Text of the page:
The article she linked notes that it’s not just “extreme cases” (of the same kind that were routinely used to demonize Dungeons & Dragons back in the 1980s — guys kills his mom for being scolded to stop playing and then kills himself, for example) that justify the move, but also the more moderate example of kids who simply play all night, and therefore can’t concentrate when they get to school the next day.
“A lot of kids play games all night long and have trouble studying at school and going about their normal lives during daytime. We believe the law is necessary to ensure their health and a right to sleep.”
Of course, if the government actually gave a shit about people’s sleep and health, they’d do stuff like:
- strengthen and enforce noise and light pollution regulations throughout the country
- enforce curfews that were supposedly enforced on hakwons (cram schools)
- enforce laws that govern overtime work for the sake of the health and child-supervisory ability of working parents
The last point is a partial answer to the question posed by the author at the end of the article:
My question is… why aren’t parents putting limits on the amount of time their children spend in front of a monitor?
There are other elements, of course, like how many people seem to be convinced (from discussions I’ve heard over the years) that schools and educators, not families and parents, are the institutions and people who help nurture the ethical and social aspects of human character.
Of course they are, when so many kids see their parents so little.
Personally, though, it’s hard for me to not see something ulterior here. The control of the internet is one of the major goals, an ongoing project of the Korean government and one of the few things the whole political spectrum seems willing to agree about.
As Eric Fish notes in a paper linked not long ago here, the hope for overthrowing this increasingly illiberal approach to the Net is in younger people who will be less willing to tolerate their online lives being controlled and watched by the govenrment. That is, unless those kids grow up used to the idea that the government is watching and dictating their online lives where it’s most keenly felt.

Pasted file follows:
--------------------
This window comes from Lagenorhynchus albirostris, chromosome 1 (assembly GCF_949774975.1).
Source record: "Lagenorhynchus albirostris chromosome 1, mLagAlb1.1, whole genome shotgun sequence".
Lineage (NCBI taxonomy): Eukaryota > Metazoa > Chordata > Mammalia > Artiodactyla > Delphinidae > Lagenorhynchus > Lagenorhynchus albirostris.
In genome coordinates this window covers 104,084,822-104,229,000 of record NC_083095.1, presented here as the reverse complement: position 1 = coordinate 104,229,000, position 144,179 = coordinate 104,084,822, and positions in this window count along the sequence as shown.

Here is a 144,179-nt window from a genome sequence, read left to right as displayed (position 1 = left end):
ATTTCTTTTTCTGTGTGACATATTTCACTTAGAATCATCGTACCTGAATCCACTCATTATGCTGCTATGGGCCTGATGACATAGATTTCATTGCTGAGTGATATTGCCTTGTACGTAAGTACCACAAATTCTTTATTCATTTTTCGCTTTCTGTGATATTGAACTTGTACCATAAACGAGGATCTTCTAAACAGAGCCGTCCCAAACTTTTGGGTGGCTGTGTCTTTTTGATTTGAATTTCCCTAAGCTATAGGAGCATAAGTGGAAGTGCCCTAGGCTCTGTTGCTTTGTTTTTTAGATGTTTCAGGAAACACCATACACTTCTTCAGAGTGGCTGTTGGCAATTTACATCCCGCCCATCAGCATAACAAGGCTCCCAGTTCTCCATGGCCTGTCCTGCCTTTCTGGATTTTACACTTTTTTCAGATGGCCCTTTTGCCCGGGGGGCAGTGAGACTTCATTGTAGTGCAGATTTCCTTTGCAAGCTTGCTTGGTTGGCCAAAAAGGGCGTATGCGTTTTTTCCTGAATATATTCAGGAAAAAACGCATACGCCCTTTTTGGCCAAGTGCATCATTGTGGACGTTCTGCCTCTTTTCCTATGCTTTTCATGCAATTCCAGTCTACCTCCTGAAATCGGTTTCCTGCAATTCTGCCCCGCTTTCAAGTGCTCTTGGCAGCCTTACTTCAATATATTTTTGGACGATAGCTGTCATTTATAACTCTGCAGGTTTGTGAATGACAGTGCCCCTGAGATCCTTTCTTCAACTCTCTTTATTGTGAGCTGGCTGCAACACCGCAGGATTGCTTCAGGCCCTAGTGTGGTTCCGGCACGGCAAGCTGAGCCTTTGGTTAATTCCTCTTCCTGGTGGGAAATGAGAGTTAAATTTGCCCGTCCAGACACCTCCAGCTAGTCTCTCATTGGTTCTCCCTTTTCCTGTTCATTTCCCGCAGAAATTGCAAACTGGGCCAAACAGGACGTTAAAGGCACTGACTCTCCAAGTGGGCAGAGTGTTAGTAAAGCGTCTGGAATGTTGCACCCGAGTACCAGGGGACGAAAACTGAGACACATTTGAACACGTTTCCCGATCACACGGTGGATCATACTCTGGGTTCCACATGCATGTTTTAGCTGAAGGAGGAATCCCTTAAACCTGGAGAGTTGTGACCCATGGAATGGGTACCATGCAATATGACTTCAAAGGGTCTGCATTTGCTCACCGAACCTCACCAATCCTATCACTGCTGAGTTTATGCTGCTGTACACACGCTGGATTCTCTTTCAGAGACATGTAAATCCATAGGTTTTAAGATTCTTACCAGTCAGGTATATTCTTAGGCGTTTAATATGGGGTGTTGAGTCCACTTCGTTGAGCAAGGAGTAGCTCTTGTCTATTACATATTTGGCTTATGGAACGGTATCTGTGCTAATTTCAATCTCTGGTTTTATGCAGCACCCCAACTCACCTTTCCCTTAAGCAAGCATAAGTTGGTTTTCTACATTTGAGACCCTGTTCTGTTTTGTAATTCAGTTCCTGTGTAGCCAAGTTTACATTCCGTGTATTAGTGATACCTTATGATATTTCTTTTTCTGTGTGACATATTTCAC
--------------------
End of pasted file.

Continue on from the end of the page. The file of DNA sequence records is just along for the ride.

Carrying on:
Maybe they’re overplaying their hand, and this will build even greater resentment. Or maybe the people who’re pushing for this legislation realizes that if you get ’em while they’re young, they won’t know anything else.
And that is a chilling thought.
UPDATE: Oh, of course, the other thing? Gaming is fun… but mostly to young people.
Find something that is fun to middle-aged Korean men, and you’ll see it available with no limits on every second streetcorner in Korea (or in some neighbhorhoods, ever corner, full stop): soju, cigarettes, sex-for-money, pork barbecue.
Find something that isn’t fun to middle-aged men, and you’ll see it much less available. Find something that is very engagingly fun, and potentially subversive (like live music, say) and you’ll find it utterly marginalized, or controlled in some way.
Welcome to the Korean Internet.
(To be fair, porn is controlled this way… but, as with smoking, while the rationale given is for the protection of children, I’m dubious. Porn is (potentially) free; sex-for-money is better for the economy. Wow. Depressing thought, but having read even just half of Sex Among Allies by Katharine H. S. Moon, I know enough to know this is exactly how the facilitation of Korean prostitution to American soldiers was justified throughout the dictatorships.)
(To be even more fair, I think that even among middle-aged mens’ idea of fun, there are strictures and controls. I don’t think anyone’s supposed to have too much fun in Korean life. It’s something like how modern North Americans imagine those stylized, perhaps-exaggerated Puritans lived back in the old days. Someone smiling is obviously up to no good, and all that.)